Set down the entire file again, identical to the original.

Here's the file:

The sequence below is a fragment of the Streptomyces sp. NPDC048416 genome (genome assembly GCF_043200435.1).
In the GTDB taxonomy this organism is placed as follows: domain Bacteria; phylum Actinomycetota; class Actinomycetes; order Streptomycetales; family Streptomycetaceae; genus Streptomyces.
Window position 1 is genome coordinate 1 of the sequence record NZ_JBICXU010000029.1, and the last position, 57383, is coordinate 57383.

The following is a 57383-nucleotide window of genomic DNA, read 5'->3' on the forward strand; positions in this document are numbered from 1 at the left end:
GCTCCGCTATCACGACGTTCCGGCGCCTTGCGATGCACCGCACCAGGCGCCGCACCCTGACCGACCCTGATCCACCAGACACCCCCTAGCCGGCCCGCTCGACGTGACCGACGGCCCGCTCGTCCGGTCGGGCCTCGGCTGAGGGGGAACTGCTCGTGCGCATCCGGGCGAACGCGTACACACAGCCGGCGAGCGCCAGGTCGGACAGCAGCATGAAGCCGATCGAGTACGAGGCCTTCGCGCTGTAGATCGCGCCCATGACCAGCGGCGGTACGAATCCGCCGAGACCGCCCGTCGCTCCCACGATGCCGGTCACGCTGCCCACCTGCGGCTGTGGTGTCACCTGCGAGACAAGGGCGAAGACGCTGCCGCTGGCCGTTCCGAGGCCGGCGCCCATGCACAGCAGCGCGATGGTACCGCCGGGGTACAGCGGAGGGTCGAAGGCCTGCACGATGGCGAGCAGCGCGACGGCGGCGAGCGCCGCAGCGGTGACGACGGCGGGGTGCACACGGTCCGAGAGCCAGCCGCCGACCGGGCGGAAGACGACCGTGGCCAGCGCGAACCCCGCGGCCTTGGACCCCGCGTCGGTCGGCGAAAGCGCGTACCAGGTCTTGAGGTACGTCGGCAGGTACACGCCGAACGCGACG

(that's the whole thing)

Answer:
The sequence below is a fragment of the Streptomyces sp. NPDC048416 genome (genome assembly GCF_043200435.1).
In the GTDB taxonomy this organism is placed as follows: domain Bacteria; phylum Actinomycetota; class Actinomycetes; order Streptomycetales; family Streptomycetaceae; genus Streptomyces.
Window position 1 is genome coordinate 1 of the sequence record NZ_JBICXU010000029.1, and the last position, 57383, is coordinate 57383.

The following is a 57383-nucleotide window of genomic DNA, read 5'->3' on the forward strand; positions in this document are numbered from 1 at the left end:
GCTCCGCTATCACGACGTTCCGGCGCCTTGCGATGCACCGCACCAGGCGCCGCACCCTGACCGACCCTGATCCACCAGACACCCCCTAGCCGGCCCGCTCGACGTGACCGACGGCCCGCTCGTCCGGTCGGGCCTCGGCTGAGGGGGAACTGCTCGTGCGCATCCGGGCGAACGCGTACACACAGCCGGCGAGCGCCAGGTCGGACAGCAGCATGAAGCCGATCGAGTACGAGGCCTTCGCGCTGTAGATCGCGCCCATGACCAGCGGCGGTACGAATCCGCCGAGACCGCCCGTCGCTCCCACGATGCCGGTCACGCTGCCCACCTGCGGCTGTGGTGTCACCTGCGAGACAAGGGCGAAGACGCTGCCGCTGGCCGTTCCGAGGCCGGCGCCCATGCACAGCAGCGCGATGGTACCGCCGGGGTACAGCGGAGGGTCGAAGGCCTGCACGATGGCGAGCAGCGCGACGGCGGCGAGCGCCGCAGCGGTGACGACGGCGGGGTGCACACGGTCCGAGAGCCAGCCGCCGACCGGGCGGAAGACGACCGTGGCCAGCGCGAACCCCGCGGCCTTGGACCCCGCGTCGGTCGGCGAAAGCGCGTACCAGGTCTTGAGGTACGTCGGCAGGTACACGCCGAACGCGACG